The pharmacist profession should use UK Black History Month as an opportunity to ask how to tackle discrimination within its ranks, Bristol pharmacist Ade Williams has said.
Speaking to Pharmacy Network News last week, Mr Williams said that in his view there are a few key elements behind Black History Month, which runs throughout October. “There’s the celebration aspect of it, and we tend to galvanise around this because it’s uplifting.
“Then there is the acknowledgement aspect: acknowledging past sacrifices and past wrongs. I think as a nation we are not always good at that – even though it’s a fundamental part of the black British experience.
“The most important element is to focus on changes we need to make, and sometimes that doesn’t happen quickly enough.
“In pharmacy we’re having some uncomfortable conversations around whether we provide an equitable platform for every member of our profession. We also need to look at why some black members of the profession haven’t done as well as they deserve, and ask whether we provide a less welcoming, less appreciative profession for them.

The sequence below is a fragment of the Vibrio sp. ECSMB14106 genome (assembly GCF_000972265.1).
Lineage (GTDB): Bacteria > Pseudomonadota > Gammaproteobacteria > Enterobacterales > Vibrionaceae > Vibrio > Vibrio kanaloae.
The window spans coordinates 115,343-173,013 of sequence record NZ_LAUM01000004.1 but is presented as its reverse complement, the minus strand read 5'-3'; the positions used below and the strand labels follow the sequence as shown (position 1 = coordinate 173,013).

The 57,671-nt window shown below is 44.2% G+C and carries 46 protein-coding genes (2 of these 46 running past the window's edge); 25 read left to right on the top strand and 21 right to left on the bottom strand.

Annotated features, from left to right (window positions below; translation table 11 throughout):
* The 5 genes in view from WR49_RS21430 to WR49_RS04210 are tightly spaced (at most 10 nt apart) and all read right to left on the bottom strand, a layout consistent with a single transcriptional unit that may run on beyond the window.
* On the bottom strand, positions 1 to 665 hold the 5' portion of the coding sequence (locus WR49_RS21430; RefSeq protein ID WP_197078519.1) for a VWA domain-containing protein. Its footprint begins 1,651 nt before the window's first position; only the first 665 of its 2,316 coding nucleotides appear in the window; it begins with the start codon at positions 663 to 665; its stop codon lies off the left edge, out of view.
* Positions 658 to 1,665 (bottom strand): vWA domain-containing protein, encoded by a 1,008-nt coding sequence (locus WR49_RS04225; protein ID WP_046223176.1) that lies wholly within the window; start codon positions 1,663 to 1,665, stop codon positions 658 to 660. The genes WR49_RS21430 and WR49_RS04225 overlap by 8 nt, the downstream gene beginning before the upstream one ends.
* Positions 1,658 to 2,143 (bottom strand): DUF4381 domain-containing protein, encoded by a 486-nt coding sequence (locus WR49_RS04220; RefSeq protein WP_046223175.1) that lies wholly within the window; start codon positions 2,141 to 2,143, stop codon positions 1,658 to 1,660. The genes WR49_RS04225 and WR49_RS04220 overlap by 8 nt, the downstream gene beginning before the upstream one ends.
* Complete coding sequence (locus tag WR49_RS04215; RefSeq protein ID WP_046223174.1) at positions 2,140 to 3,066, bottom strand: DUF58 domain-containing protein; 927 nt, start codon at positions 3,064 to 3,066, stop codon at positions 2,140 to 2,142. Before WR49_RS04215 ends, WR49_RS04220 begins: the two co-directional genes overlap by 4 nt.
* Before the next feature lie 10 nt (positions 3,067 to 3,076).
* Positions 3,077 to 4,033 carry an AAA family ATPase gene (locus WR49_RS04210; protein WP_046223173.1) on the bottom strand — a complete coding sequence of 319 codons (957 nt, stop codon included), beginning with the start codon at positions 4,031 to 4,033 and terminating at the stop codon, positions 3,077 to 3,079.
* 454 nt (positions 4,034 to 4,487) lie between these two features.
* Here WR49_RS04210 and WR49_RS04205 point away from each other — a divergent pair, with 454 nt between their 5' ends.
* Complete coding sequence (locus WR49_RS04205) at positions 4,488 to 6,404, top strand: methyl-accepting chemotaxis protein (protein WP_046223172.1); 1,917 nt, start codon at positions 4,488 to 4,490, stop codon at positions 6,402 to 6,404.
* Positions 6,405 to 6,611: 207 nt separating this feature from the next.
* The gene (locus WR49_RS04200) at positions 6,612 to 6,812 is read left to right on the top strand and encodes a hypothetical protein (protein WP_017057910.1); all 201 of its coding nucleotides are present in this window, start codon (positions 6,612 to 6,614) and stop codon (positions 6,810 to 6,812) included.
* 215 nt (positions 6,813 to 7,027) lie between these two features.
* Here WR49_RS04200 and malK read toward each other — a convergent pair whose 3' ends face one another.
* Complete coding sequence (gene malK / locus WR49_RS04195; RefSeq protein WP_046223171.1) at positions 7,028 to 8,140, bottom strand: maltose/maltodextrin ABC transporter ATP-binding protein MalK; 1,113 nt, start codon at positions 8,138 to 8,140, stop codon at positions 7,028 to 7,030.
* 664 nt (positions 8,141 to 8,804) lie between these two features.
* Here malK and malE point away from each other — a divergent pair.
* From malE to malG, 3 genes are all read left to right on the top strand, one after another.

“We know that people from ethnic minority backgrounds are less likely to be promoted and receive opportunities for training and advancement, and more likely to face disciplinary proceeding.
Mr Williams said the pharmacy profession should focus on improving representation. “If people are not coming forward to represent the job they have dedicated their lives to, what is wrong with the profession?
“It could be that there aren’t enough opportunities for mentoring, or they feel they are not appreciated enough. What resources do we need to put in place?
“We also need to look at the experience of black MPharm students and pre-registration pharmacists. The statistics tell us that something’s wrong – so now we need to look at how we fix it.
“Some say that when you compare pharmacy to medicine or nursing, we provide an example of a profession where something has really gone wrong. The service we offer patients is absolutely driven by inclusiveness and diversity, but that’s not always reflected in how members of the profession are treated.
Mr Williams said that while it has been heartening to see conversations around equality and discrimination in the profession take place in recent months, “we need to have an end point in mind”.
“News cycles may change, but we must keep that goal in sight.”